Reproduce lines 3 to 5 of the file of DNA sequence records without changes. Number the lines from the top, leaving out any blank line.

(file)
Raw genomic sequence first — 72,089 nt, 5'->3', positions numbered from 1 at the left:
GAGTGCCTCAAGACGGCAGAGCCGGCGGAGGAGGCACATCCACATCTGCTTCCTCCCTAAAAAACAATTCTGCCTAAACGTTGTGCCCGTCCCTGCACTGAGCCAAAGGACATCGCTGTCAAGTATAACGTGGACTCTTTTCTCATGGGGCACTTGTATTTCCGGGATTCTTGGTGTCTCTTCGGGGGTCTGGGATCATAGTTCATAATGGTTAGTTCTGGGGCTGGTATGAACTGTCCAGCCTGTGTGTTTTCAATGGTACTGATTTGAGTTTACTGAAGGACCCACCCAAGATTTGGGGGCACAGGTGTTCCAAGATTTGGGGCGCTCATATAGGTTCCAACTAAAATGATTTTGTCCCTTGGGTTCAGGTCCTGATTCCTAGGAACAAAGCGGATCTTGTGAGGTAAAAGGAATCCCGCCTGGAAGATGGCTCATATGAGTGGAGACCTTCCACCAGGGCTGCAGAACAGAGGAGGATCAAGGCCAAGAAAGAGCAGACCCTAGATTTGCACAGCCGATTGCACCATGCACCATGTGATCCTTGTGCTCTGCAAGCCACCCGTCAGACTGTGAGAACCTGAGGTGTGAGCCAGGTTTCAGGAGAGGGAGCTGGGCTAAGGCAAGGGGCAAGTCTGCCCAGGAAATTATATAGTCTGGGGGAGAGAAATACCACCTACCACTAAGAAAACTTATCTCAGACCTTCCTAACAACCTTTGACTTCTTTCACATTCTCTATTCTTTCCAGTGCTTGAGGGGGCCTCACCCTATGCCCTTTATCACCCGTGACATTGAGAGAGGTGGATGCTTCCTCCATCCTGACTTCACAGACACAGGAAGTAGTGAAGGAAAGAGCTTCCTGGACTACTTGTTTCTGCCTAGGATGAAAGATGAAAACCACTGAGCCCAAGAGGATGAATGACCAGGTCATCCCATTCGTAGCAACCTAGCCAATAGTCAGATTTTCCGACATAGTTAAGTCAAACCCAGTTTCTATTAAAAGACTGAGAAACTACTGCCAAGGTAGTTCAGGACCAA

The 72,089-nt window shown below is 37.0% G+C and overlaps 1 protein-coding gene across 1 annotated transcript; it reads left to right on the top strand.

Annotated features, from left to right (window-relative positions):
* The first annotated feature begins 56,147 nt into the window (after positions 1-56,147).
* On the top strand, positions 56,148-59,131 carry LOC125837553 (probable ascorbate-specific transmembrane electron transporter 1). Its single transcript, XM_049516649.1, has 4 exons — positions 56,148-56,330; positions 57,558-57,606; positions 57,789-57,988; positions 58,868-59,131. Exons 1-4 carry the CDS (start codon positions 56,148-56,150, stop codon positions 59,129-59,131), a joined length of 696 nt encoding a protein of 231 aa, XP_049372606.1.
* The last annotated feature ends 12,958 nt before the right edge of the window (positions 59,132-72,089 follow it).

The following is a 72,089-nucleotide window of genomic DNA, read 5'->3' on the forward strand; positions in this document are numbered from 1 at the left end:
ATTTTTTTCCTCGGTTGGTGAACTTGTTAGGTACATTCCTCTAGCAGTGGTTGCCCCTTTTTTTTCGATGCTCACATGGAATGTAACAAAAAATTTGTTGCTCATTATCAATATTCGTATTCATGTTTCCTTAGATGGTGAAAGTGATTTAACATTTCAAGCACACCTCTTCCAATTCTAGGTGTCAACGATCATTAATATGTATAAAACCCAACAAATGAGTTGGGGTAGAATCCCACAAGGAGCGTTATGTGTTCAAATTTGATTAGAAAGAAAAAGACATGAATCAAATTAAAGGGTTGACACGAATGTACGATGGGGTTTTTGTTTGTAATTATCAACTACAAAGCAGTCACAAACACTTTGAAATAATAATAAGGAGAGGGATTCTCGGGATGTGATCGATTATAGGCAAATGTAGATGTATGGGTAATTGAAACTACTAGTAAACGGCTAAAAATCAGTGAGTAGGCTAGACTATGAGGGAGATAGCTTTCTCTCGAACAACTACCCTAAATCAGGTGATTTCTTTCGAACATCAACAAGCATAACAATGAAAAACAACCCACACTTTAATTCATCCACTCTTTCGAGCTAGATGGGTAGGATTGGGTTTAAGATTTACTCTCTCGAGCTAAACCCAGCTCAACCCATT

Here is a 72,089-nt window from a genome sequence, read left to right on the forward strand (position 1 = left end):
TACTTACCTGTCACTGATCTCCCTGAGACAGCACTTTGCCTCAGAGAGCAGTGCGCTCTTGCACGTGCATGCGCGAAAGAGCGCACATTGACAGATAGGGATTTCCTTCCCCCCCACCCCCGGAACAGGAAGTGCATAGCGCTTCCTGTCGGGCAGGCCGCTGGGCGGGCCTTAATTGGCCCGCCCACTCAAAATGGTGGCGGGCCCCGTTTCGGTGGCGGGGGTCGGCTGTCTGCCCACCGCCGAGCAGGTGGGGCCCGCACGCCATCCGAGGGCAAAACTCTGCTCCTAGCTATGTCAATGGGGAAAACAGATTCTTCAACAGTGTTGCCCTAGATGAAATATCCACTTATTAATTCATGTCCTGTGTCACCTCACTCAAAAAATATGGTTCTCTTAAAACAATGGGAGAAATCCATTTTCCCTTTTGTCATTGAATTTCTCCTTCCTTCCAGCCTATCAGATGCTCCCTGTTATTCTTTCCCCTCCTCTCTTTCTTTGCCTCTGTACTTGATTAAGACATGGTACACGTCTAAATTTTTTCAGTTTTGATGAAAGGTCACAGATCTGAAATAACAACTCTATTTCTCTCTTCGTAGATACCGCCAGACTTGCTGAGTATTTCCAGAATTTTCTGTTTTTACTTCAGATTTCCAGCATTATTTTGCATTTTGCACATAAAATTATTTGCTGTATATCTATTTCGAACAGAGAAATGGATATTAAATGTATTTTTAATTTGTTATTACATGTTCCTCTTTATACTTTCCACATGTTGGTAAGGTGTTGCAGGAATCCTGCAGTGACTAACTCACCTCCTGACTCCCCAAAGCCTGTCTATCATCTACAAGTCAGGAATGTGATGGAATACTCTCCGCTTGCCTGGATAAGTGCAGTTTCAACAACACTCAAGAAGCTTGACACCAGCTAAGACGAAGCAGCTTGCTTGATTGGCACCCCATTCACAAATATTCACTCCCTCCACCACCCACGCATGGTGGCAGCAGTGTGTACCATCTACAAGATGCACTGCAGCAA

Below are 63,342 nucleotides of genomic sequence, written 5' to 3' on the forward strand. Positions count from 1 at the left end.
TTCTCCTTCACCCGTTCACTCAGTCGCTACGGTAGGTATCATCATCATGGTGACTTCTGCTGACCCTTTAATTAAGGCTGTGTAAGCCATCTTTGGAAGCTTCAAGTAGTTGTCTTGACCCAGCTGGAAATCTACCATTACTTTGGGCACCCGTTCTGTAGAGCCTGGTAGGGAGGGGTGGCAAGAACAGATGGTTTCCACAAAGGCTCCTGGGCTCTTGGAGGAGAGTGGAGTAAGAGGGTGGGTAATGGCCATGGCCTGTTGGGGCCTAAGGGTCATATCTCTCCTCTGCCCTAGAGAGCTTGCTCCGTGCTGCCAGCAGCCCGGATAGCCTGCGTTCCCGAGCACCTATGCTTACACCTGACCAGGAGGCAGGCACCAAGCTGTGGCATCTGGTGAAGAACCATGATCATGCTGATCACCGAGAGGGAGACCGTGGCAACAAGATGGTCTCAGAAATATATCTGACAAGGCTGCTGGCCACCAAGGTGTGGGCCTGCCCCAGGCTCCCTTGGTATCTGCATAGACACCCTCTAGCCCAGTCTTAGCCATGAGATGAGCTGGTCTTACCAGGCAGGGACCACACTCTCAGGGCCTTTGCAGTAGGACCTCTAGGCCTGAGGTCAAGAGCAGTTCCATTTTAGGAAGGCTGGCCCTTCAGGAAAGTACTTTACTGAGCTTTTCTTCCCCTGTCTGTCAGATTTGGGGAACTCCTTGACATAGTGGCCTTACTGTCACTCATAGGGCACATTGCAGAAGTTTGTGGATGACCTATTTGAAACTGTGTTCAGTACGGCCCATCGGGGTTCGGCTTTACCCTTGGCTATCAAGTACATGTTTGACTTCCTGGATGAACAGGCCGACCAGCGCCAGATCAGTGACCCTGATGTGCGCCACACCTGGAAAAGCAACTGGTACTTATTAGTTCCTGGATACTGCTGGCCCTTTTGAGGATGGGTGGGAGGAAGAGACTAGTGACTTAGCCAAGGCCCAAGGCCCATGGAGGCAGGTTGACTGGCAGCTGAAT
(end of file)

The 72,089-nt window shown below is 37.0% G+C and overlaps 1 protein-coding gene across 1 annotated transcript; it reads left to right on the top strand.

Annotated features, from left to right (window-relative positions):
* The first annotated feature begins 56,147 nt into the window (after positions 1-56,147).